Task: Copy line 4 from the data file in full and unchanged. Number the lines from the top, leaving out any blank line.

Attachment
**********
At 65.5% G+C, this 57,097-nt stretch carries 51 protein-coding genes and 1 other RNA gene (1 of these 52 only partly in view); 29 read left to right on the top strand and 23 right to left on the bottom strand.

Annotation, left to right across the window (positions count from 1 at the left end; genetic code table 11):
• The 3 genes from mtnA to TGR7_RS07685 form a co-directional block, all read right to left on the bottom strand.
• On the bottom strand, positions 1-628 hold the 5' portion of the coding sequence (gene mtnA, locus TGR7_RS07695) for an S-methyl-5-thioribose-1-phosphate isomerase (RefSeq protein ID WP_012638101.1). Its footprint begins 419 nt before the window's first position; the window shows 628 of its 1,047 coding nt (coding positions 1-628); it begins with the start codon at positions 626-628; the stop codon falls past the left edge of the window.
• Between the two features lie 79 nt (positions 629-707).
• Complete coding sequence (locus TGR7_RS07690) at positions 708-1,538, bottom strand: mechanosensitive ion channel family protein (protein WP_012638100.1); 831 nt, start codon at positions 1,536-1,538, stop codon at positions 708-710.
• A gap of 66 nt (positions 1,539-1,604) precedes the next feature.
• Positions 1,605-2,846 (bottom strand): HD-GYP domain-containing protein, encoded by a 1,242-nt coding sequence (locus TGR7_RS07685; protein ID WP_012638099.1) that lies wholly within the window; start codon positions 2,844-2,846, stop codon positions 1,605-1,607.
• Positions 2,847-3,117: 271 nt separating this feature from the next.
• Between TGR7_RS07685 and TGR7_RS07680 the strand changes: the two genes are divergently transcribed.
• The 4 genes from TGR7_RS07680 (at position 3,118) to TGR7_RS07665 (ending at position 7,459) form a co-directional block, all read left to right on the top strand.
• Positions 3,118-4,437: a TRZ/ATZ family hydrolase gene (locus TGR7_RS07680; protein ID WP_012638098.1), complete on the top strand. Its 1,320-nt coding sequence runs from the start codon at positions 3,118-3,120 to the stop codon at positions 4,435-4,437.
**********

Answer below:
• On the bottom strand, positions 1-628 hold the 5' portion of the coding sequence (gene mtnA, locus TGR7_RS07695) for an S-methyl-5-thioribose-1-phosphate isomerase (RefSeq protein ID WP_012638101.1). Its footprint begins 419 nt before the window's first position; the window shows 628 of its 1,047 coding nt (coding positions 1-628); it begins with the start codon at positions 626-628; the stop codon falls past the left edge of the window.